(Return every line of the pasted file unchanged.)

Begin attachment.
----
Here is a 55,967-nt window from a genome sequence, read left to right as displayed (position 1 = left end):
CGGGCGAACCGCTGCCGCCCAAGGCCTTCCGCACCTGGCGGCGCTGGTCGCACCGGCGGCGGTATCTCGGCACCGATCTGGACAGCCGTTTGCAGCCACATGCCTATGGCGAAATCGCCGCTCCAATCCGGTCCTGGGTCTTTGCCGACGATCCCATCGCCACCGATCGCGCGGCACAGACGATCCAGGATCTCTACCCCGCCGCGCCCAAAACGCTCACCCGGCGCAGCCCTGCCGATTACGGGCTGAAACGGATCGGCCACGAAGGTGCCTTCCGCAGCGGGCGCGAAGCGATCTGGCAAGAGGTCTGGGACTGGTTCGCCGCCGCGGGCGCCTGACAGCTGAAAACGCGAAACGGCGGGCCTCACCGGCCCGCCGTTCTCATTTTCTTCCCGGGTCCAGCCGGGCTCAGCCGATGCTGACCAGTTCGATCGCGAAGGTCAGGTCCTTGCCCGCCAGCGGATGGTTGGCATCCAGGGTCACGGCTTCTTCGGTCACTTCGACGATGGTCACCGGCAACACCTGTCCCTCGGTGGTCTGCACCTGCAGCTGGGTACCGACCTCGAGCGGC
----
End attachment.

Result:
Here is a 55,967-nt window from a genome sequence, read left to right as displayed (position 1 = left end):
CGGGCGAACCGCTGCCGCCCAAGGCCTTCCGCACCTGGCGGCGCTGGTCGCACCGGCGGCGGTATCTCGGCACCGATCTGGACAGCCGTTTGCAGCCACATGCCTATGGCGAAATCGCCGCTCCAATCCGGTCCTGGGTCTTTGCCGACGATCCCATCGCCACCGATCGCGCGGCACAGACGATCCAGGATCTCTACCCCGCCGCGCCCAAAACGCTCACCCGGCGCAGCCCTGCCGATTACGGGCTGAAACGGATCGGCCACGAAGGTGCCTTCCGCAGCGGGCGCGAAGCGATCTGGCAAGAGGTCTGGGACTGGTTCGCCGCCGCGGGCGCCTGACAGCTGAAAACGCGAAACGGCGGGCCTCACCGGCCCGCCGTTCTCATTTTCTTCCCGGGTCCAGCCGGGCTCAGCCGATGCTGACCAGTTCGATCGCGAAGGTCAGGTCCTTGCCCGCCAGCGGATGGTTGGCATCCAGGGTCACGGCTTCTTCGGTCACTTCGACGATGGTCACCGGCAACACCTGTCCCTCGGTGGTCTGCACCTGCAGCTGGGTACCGACCTCGAGCGGC